The best books about rivers

Tim Palmer Author Of America's Great River Journeys: 50 Canoe, Kayak, and Raft Adventures
By Tim Palmer

The Books I Picked & Why

The Emerald Mile: The Epic Story of the Fastest Ride in History Through the Heart of the Grand Canyon

By Kevin Fedarko

The Emerald Mile: The Epic Story of the Fastest Ride in History Through the Heart of the Grand Canyon

Why this book?

I read everything I find about rivers, and I can honestly say that this book completely blew me away. Illuminating the Colorado River through the Grand Canyon as never before done, Kevin Fedarko combines a breathtaking quality of lyricism and a gripping drama of the river's most suspenseful flood event ever. Throughout, he captures the thrill of river travel and conveys a remarkable sense of beauty and perfection in flowing water. He produced not only the best river book ever written but—in my humble opinion—the best book I've ever read! I continue to delight in every paragraph of this American masterpiece.


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Cadillac Desert: The American West and Its Disappearing Water

By Marc Reisner

Cadillac Desert: The American West and Its Disappearing Water

Why this book?

In a class by itself, Marc Reisner's life-work here is the ultimate story of water in the West. It's an understatement to say that this seasoned author made history accessible. He made it compelling and fascinating, conveying an urgent sense of its importance to us all. Disclaimer here: this is not a book about the essence of rivers, but rather about the development of them for irrigation and water supply in the West. Along the way, however, the dots get connected between what we must cherish in flowing water and what we have done to eliminate it.


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The Infinite River: A Biologists' Vision of the World of Water

By William Hopkins Amos

The Infinite River: A Biologists' Vision of the World of Water

Why this book?

This forgotten gem squarely focuses on the essence of rivers and the complex life systems and creatures they support. With a special perspective on the Northeast, biologist Amos brings to life the intricate connections between water, plants, and animals found in rivers and tells us in narrative style why they are essential to everything around them.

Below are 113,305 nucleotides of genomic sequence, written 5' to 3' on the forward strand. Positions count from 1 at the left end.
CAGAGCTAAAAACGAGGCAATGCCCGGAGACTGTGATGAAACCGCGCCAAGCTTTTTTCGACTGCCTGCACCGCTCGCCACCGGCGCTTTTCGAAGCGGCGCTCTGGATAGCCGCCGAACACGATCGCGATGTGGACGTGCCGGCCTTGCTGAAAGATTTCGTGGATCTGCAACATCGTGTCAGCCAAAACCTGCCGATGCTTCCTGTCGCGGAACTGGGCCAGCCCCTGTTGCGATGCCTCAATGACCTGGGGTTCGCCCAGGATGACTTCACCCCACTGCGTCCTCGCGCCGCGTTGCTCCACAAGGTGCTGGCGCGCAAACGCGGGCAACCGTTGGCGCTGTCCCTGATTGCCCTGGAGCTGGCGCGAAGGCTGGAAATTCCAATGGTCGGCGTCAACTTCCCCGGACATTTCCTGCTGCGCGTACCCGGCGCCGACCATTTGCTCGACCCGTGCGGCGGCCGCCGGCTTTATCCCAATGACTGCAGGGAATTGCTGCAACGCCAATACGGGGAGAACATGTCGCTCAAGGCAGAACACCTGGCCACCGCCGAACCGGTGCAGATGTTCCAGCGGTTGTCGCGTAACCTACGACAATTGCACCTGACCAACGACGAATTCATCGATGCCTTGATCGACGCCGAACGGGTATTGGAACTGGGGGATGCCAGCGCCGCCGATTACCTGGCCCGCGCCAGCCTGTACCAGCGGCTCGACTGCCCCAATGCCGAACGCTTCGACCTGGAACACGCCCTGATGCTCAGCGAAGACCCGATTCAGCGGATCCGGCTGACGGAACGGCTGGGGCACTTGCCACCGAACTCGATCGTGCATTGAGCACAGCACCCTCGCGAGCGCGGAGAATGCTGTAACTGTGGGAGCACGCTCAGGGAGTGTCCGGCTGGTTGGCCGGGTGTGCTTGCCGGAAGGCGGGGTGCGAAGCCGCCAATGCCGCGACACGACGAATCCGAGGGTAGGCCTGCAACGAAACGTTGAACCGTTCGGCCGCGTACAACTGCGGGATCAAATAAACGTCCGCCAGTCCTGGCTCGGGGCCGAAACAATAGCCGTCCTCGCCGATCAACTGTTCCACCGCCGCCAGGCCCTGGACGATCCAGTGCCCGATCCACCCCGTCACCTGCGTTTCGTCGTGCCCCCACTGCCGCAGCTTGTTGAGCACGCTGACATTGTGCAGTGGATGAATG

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Salmon Without Rivers: A History Of The Pacific Salmon Crisis

By James A. Lichatowich

Salmon Without Rivers: A History Of The Pacific Salmon Crisis

Why this book?

Biologist Lichatowich draws on his lifetime of experience studying and working with fisheries to reveal both the persisting wonder and the ongoing shortcomings of fish-and-wildlife agencies' mismanagement of salmon that migrate up our rivers to spawn and then return to the ocean for most of their life cycles. Striking to the heart of a critical but under-recognized issue affecting rivers today, he explains why fish hatcheries that were sold to the public as a way of compensating for fish-killing dams have actually harmed wild fish further, and he urges all who are responsible to avert an ongoing tragedy.


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Recovering a Lost River: Removing Dams, Rewilding Salmon, Revitalizing Communities

By Steven Hawley

Recovering a Lost River: Removing Dams, Rewilding Salmon, Revitalizing Communities

Why this book?

This compelling profile of the Snake and Columbia Rivers of the Northwest and Northern Rockies makes a motivating case for removing unnecessary dams and restoring some of the most magnificent runs of fish ever to grace the North American continent. Hawley manages to find humor amid the outrage and chaos, and plants in readers' minds the vision for a better future that's within grasp, if only we had the political will to make the necessary changes. 


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